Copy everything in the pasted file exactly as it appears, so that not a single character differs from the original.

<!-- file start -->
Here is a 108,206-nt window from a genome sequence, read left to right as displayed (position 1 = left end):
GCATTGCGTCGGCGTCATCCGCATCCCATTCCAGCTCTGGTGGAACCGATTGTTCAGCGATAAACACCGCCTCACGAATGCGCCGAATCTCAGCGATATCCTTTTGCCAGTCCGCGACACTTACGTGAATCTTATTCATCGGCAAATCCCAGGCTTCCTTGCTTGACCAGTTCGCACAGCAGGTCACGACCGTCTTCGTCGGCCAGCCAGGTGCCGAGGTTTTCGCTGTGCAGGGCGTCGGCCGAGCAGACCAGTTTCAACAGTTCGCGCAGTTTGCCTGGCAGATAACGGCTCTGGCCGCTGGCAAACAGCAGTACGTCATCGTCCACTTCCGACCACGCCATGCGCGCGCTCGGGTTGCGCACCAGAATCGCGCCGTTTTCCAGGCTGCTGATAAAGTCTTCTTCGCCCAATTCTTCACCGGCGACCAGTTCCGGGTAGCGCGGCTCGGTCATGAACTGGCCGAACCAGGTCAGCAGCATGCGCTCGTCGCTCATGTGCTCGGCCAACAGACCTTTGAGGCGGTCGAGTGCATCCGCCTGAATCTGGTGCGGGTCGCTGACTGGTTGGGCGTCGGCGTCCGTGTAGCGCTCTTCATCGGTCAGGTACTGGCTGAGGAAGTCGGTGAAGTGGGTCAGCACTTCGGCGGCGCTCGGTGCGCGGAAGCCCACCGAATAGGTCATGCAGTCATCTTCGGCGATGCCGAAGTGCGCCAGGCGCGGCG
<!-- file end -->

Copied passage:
Here is a 108,206-nt window from a genome sequence, read left to right as displayed (position 1 = left end):
GCATTGCGTCGGCGTCATCCGCATCCCATTCCAGCTCTGGTGGAACCGATTGTTCAGCGATAAACACCGCCTCACGAATGCGCCGAATCTCAGCGATATCCTTTTGCCAGTCCGCGACACTTACGTGAATCTTATTCATCGGCAAATCCCAGGCTTCCTTGCTTGACCAGTTCGCACAGCAGGTCACGACCGTCTTCGTCGGCCAGCCAGGTGCCGAGGTTTTCGCTGTGCAGGGCGTCGGCCGAGCAGACCAGTTTCAACAGTTCGCGCAGTTTGCCTGGCAGATAACGGCTCTGGCCGCTGGCAAACAGCAGTACGTCATCGTCCACTTCCGACCACGCCATGCGCGCGCTCGGGTTGCGCACCAGAATCGCGCCGTTTTCCAGGCTGCTGATAAAGTCTTCTTCGCCCAATTCTTCACCGGCGACCAGTTCCGGGTAGCGCGGCTCGGTCATGAACTGGCCGAACCAGGTCAGCAGCATGCGCTCGTCGCTCATGTGCTCGGCCAACAGACCTTTGAGGCGGTCGAGTGCATCCGCCTGAATCTGGTGCGGGTCGCTGACTGGTTGGGCGTCGGCGTCCGTGTAGCGCTCTTCATCGGTCAGGTACTGGCTGAGGAAGTCGGTGAAGTGGGTCAGCACTTCGGCGGCGCTCGGTGCGCGGAAGCCCACCGAATAGGTCATGCAGTCATCTTCGGCGATGCCGAAGTGCGCCAGGCGCGGCG